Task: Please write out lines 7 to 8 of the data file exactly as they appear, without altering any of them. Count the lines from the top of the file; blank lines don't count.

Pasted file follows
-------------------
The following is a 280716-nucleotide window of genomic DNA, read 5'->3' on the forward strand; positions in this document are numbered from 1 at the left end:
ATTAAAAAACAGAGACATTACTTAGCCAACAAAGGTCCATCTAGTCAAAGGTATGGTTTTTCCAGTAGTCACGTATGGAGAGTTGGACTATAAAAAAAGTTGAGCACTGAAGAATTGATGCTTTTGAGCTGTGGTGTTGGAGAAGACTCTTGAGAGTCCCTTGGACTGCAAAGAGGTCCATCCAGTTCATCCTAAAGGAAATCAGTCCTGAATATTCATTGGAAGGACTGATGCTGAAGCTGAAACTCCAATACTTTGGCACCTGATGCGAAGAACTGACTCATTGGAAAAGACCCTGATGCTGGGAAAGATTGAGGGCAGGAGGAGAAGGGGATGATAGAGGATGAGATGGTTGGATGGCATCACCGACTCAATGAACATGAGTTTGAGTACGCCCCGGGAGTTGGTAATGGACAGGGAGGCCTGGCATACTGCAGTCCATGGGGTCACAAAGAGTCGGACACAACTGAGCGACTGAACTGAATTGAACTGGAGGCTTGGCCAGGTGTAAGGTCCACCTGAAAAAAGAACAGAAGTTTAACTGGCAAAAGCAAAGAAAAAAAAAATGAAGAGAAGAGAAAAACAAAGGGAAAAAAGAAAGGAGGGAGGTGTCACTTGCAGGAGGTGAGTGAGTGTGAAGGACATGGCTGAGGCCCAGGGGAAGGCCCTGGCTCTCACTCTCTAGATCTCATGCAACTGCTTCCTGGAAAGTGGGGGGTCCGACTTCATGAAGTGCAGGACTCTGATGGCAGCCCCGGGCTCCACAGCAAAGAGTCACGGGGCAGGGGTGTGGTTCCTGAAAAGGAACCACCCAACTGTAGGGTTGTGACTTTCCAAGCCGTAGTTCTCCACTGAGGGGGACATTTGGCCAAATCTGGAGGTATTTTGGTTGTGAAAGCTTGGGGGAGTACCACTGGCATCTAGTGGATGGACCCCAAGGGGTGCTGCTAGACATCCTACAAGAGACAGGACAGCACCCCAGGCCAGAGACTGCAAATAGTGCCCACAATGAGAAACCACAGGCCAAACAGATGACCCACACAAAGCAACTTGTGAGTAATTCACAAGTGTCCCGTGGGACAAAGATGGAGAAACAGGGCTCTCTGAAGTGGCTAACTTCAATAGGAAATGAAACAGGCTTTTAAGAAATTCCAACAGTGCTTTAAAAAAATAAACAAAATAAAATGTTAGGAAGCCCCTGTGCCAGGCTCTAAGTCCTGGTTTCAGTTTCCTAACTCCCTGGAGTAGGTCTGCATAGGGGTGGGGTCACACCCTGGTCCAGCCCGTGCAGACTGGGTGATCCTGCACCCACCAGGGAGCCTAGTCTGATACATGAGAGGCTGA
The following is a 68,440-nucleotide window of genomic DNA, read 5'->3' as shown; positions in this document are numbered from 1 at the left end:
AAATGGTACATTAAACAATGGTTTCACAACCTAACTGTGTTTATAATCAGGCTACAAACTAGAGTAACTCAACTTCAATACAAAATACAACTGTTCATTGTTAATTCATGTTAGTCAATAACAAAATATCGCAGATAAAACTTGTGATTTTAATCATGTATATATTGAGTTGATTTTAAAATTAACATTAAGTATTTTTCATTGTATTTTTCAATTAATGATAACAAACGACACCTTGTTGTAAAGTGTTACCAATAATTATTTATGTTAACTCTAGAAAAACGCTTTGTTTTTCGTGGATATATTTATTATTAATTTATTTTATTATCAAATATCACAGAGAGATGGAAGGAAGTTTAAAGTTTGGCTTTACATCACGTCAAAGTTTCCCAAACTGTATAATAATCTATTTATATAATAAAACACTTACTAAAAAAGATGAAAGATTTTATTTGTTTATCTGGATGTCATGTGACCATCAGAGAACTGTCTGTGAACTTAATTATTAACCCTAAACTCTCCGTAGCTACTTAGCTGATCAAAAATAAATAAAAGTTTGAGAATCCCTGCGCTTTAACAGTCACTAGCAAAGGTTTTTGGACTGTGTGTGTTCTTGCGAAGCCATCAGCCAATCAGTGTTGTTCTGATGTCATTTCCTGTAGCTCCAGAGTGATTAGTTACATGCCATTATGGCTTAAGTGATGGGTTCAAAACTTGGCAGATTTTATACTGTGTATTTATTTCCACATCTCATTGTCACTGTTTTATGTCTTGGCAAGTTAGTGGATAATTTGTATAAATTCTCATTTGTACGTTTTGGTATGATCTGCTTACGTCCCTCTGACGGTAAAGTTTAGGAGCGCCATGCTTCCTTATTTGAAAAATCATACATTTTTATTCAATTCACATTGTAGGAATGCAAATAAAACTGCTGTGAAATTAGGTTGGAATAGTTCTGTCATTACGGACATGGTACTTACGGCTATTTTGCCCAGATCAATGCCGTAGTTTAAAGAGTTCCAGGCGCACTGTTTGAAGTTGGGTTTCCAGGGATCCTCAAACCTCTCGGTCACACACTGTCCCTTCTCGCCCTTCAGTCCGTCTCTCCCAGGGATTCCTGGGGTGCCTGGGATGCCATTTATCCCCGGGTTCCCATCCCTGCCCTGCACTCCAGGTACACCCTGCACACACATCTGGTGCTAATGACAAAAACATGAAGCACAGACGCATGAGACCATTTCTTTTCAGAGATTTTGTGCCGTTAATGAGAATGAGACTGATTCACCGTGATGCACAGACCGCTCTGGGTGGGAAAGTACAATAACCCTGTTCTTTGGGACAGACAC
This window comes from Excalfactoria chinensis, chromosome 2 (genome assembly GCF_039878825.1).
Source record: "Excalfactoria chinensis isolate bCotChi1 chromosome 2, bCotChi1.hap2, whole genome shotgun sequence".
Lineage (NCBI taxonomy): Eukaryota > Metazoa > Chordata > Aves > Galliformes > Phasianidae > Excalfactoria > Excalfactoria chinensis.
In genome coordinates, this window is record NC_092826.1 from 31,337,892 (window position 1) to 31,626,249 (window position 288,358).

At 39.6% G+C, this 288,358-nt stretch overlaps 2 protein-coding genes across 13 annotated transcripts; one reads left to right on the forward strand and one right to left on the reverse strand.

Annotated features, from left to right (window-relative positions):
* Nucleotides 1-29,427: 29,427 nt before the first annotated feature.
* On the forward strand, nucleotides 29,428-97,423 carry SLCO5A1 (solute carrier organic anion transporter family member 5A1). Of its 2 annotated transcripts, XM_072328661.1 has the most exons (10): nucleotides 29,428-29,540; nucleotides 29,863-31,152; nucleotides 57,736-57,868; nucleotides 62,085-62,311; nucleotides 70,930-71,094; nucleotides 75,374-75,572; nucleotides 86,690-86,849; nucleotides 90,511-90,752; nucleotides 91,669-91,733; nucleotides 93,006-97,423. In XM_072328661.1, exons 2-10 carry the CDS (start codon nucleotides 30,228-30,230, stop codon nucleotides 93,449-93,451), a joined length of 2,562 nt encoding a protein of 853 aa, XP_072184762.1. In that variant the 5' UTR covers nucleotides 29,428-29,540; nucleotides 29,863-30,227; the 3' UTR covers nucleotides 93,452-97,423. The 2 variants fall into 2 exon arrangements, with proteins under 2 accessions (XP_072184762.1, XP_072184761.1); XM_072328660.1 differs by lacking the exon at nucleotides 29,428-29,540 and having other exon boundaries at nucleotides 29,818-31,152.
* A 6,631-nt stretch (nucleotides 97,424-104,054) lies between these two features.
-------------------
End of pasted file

Lineage (NCBI taxonomy): Eukaryota > Metazoa > Chordata > Aves > Galliformes > Phasianidae > Excalfactoria > Excalfactoria chinensis.
In genome coordinates, this window is record NC_092826.1 from 31,337,892 (window position 1) to 31,626,249 (window position 288,358).